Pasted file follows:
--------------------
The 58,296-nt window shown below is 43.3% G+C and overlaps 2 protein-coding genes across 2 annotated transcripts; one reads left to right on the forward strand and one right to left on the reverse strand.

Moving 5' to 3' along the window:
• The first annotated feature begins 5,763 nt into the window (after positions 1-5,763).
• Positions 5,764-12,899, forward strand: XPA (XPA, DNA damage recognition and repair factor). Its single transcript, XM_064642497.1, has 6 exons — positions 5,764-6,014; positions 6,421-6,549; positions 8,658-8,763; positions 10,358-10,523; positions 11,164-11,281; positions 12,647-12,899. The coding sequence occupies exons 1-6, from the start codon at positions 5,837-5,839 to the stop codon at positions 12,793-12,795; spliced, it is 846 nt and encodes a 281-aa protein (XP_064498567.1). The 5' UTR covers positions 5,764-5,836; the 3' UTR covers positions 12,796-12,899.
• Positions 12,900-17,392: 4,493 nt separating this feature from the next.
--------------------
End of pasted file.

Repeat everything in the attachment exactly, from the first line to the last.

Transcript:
The 58,296-nt window shown below is 43.3% G+C and overlaps 2 protein-coding genes across 2 annotated transcripts; one reads left to right on the forward strand and one right to left on the reverse strand.

Moving 5' to 3' along the window:
• The first annotated feature begins 5,763 nt into the window (after positions 1-5,763).
• Positions 5,764-12,899, forward strand: XPA (XPA, DNA damage recognition and repair factor). Its single transcript, XM_064642497.1, has 6 exons — positions 5,764-6,014; positions 6,421-6,549; positions 8,658-8,763; positions 10,358-10,523; positions 11,164-11,281; positions 12,647-12,899. The coding sequence occupies exons 1-6, from the start codon at positions 5,837-5,839 to the stop codon at positions 12,793-12,795; spliced, it is 846 nt and encodes a 281-aa protein (XP_064498567.1). The 5' UTR covers positions 5,764-5,836; the 3' UTR covers positions 12,796-12,899.
• Positions 12,900-17,392: 4,493 nt separating this feature from the next.